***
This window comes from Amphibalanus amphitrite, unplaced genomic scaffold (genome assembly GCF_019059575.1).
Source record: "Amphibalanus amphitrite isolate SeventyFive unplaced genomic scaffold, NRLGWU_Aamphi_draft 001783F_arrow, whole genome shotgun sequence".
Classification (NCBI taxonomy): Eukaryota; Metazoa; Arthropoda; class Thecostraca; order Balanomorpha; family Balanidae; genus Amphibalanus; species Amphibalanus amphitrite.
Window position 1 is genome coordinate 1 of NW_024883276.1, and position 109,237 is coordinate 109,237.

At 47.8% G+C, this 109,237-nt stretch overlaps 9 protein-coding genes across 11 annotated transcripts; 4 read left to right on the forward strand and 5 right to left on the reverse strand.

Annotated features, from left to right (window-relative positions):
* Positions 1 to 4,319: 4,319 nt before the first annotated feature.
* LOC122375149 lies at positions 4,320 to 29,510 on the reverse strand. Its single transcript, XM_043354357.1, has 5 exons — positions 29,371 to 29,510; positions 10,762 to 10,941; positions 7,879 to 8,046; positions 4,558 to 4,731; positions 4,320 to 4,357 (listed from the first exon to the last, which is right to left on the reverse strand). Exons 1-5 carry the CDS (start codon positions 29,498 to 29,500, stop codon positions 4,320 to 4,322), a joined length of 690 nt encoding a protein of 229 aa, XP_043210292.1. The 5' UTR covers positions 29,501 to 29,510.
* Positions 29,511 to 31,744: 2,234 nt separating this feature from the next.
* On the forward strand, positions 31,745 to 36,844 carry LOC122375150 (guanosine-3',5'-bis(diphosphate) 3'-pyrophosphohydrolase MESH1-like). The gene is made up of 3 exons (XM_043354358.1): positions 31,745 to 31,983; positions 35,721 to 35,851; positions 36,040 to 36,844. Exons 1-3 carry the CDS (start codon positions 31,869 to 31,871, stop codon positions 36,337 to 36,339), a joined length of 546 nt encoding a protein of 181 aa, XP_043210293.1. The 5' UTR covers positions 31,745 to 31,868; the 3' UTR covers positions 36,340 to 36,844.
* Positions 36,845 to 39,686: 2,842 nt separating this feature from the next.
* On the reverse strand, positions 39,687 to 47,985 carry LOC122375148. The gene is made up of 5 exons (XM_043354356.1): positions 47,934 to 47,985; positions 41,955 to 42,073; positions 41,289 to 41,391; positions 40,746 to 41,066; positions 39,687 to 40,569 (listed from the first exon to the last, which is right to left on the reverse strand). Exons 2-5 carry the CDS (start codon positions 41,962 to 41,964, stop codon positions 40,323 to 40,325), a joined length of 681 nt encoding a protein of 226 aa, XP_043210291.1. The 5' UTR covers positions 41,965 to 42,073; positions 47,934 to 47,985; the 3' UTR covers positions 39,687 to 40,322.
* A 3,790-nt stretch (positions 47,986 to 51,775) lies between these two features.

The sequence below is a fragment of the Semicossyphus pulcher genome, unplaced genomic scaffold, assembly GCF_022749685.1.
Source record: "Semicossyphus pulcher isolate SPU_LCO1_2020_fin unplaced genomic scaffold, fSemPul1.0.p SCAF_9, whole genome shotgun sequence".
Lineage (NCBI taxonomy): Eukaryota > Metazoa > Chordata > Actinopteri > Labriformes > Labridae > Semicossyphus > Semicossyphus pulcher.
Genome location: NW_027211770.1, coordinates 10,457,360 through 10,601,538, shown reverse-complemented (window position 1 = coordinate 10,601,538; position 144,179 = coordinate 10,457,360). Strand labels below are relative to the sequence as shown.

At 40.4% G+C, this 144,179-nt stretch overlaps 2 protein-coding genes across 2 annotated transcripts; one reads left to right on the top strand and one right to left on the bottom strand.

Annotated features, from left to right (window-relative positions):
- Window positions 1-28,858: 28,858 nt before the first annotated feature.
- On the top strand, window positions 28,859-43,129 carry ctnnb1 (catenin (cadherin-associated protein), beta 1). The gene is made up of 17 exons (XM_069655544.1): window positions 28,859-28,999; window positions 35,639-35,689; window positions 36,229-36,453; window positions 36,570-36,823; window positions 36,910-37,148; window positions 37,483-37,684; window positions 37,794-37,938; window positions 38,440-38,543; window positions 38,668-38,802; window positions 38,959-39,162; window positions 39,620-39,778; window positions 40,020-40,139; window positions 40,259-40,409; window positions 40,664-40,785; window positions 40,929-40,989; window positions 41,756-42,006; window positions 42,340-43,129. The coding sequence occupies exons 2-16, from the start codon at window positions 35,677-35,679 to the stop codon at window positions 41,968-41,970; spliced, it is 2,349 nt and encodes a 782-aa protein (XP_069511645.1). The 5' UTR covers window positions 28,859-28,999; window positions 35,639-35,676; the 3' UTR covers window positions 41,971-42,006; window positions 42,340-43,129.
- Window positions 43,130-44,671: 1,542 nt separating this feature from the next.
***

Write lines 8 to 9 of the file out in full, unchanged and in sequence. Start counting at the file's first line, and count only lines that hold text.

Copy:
* LOC122375149 lies at positions 4,320 to 29,510 on the reverse strand. Its single transcript, XM_043354357.1, has 5 exons — positions 29,371 to 29,510; positions 10,762 to 10,941; positions 7,879 to 8,046; positions 4,558 to 4,731; positions 4,320 to 4,357 (listed from the first exon to the last, which is right to left on the reverse strand). Exons 1-5 carry the CDS (start codon positions 29,498 to 29,500, stop codon positions 4,320 to 4,322), a joined length of 690 nt encoding a protein of 229 aa, XP_043210292.1. The 5' UTR covers positions 29,501 to 29,510.
* Positions 29,511 to 31,744: 2,234 nt separating this feature from the next.